Mice infestations, choking hazards and serious safeguarding risks have caused health watchdogs to put a Wigan care home in special measures for the second time in two years.
Acorns Care Centre on Parkside in Hindley has been rated “inadequate” in its most recent inspection from the Care Quality Commission, which judged the safety, management and efficacy of the service.
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The care home has been slammed by inspectors for failing to protect vulnerable residents from “significant risk” of serious harm.
It is the fourth time in two years that managers at the home have been told to make vast improvements or face closure after they received an “inadequate” rating in February 2016 and a grading of “requires improvement” in October 2016 and April 2017.
Last year the care home came under scrutiny after Environmental Health discovered a “mice infestation” in kitchen and dining areas.
After finding the original infestation in April, the authority identified further concerns in October which have been taken into consideration in the CQC report.
The latest review says: “It was found, building repairs had not been made timely to prevent rodent access and pest control arrangements were ineffective in regards to the needs of the home.”
Inspectors also found that staff had failed to protect two residents from the risk of “aspiration or choking”.
The auditors added: “The two people had been assessed as having an “unsafe swallow” but had been given foods that were not in keeping with their assessed needs which could have exposed them to the significant risk of harm.
“Medicines were not managed safely due to processes being inconsistent, re-ordering of stock was chaotic and audits had not been conducted within required timeframes which would assist with re-ordering of medicines.”
During the report, inspectors drew particular attention to safeguarding shortfalls including incidents in which staff and management had failed to raise safeguarding alerts.
Incidents included an assault on one of the residents by another, and when a person got outside without the knowledge of staff and had then fallen face first out of their wheelchair.
“We found ineffective systems in place to safeguard people from abuse and improper treatment. During the inspection, we identified two events that had occurred which should have been referred to the local authority as safeguarding.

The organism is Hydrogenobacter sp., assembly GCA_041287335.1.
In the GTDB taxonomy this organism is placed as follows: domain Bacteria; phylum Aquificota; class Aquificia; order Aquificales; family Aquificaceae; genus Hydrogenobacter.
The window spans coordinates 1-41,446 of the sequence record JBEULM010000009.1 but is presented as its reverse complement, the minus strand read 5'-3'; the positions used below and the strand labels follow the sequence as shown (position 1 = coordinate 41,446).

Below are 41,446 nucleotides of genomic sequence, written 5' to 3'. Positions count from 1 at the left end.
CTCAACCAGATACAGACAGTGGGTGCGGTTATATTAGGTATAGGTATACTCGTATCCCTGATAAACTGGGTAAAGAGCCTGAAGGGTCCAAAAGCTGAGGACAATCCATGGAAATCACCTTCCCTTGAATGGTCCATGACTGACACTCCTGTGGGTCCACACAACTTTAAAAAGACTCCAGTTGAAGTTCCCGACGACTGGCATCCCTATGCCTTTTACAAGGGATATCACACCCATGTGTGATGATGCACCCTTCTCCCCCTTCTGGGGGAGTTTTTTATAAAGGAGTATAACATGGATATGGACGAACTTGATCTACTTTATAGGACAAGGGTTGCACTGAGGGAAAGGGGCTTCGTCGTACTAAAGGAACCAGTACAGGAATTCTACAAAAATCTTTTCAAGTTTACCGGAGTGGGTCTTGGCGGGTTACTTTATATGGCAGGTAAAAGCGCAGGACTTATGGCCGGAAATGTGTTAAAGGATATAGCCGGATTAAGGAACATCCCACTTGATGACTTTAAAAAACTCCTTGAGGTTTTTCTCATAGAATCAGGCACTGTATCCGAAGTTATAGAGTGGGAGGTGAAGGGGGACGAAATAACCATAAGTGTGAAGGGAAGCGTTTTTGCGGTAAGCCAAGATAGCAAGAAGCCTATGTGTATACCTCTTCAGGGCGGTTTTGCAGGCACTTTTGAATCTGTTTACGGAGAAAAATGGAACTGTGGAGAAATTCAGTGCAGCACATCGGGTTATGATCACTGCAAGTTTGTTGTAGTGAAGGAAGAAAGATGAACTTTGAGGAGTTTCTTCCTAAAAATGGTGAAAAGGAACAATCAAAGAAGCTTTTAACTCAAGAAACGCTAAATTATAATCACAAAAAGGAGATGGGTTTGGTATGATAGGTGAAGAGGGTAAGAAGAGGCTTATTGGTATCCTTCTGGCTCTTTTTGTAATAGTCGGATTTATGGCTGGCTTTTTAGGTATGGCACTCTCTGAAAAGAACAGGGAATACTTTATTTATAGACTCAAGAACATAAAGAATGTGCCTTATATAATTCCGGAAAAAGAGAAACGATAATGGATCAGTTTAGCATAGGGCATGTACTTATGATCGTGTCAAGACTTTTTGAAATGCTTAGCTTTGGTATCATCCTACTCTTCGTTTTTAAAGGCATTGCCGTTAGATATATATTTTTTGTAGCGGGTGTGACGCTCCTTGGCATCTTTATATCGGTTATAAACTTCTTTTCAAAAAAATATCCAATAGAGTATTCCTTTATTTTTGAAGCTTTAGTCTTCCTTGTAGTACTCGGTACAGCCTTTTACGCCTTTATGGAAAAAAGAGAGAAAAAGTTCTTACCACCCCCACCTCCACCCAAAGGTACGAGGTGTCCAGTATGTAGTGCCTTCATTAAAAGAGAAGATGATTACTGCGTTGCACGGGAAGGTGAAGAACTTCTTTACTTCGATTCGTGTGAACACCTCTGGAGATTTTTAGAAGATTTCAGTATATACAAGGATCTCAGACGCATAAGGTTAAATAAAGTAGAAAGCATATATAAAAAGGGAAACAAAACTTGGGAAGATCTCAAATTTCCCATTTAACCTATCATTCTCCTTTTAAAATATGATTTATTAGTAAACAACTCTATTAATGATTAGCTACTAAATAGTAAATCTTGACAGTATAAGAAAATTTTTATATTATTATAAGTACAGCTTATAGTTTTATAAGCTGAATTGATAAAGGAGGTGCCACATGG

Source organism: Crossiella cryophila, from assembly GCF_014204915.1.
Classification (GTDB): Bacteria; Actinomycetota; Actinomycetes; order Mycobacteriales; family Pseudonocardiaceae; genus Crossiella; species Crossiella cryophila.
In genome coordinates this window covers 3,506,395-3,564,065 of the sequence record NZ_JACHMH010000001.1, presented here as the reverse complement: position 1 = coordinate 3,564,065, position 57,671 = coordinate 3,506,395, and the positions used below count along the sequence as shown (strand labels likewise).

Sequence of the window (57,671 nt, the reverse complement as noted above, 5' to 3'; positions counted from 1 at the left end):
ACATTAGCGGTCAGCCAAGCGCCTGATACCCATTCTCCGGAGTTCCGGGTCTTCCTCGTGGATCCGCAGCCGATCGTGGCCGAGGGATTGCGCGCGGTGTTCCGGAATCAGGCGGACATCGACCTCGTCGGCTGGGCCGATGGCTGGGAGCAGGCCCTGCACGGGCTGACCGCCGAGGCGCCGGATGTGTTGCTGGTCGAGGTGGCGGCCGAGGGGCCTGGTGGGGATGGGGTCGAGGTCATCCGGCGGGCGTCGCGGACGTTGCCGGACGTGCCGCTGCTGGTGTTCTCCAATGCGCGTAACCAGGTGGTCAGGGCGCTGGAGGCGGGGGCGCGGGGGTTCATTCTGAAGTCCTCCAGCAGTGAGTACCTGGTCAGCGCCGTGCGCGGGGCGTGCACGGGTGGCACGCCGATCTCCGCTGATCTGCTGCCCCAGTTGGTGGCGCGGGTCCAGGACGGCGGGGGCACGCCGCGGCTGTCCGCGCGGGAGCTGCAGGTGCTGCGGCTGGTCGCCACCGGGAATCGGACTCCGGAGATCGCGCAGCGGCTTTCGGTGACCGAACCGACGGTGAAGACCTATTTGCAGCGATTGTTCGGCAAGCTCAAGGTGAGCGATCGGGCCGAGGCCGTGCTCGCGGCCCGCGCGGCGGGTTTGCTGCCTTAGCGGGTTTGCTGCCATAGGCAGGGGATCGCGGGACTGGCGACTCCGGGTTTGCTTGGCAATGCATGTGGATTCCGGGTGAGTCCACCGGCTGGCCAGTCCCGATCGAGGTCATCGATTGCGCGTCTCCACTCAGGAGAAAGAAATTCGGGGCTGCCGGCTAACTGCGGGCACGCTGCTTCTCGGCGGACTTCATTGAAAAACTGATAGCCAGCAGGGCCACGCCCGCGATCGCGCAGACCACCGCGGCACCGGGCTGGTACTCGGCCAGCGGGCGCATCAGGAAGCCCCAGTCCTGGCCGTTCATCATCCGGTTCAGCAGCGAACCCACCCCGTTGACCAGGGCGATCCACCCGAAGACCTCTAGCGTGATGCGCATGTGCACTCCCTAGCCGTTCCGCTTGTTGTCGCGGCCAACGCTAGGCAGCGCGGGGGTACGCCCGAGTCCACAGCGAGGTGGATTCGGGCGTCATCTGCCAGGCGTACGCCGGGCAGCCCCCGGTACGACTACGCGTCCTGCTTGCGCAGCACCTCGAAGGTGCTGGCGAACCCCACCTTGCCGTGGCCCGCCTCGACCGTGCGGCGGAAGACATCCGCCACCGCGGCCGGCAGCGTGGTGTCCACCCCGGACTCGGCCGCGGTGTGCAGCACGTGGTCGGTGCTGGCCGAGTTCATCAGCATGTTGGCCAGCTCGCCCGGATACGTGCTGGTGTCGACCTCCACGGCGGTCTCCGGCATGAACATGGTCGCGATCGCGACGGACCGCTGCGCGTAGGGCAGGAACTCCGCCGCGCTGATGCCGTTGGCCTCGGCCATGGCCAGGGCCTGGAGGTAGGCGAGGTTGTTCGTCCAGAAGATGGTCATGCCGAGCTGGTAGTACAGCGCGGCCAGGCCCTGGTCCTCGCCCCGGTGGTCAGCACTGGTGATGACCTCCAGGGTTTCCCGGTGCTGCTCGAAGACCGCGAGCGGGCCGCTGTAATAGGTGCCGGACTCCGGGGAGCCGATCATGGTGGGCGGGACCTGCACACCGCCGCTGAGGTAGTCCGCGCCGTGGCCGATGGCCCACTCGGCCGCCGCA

“However, neither incident had been referred; and one incident had been unknown to either registered manager.”
On a positive note the watchdog reported that staff were described as “kind, caring and always willing to help by people” using the service and their relatives.
Inspectors also saw people treated with dignity and respect, and given privacy by staff when they needed it.
During the inspection, five categories were evaluated in all, those being safety, efficacy, if the service is caring, if the service is well-led and if it is responsive.
Out of the five, the service was found to be caring, but fell short in all other areas.
After the inspection, the CQC wrote to Acorns Care Centre managers to request an update on improvements made. The watchdog says it is “considering enforcement actions” and will continue to monitor the service.
Debbie Westhead, CQC’s Deputy Chief Inspector for adult social care said: “People are entitled to services providing them with safe, effective, responsive and high quality care. We found care provided at Acorns Care Centre in Wigan, fell short of the standard that services are expected to provide.
“Although we found improvements had been made at a previous inspection in April 2017, these have not been sustained, and in some areas we found care had got worse.
“It was concerning that environmental health inspectors found a mice infestation and the provider had not undertaken building repairs in a timely fashion to prevent rodent access. Pest control arrangements were also ineffective for the needs of this home.
“We are working with local partners including Wigan Metropolitan Borough Council to ensure the safety of people using this service.”
Other findings from the inspection included a “chaotic” re-ordering system for medicines which put people at risk, people’s care plans not being followed, training schedules for staff were ineffective, meaning some staff were working without the required competence and skills to fulfil the duties of their role and staff were not appropriately supported by management.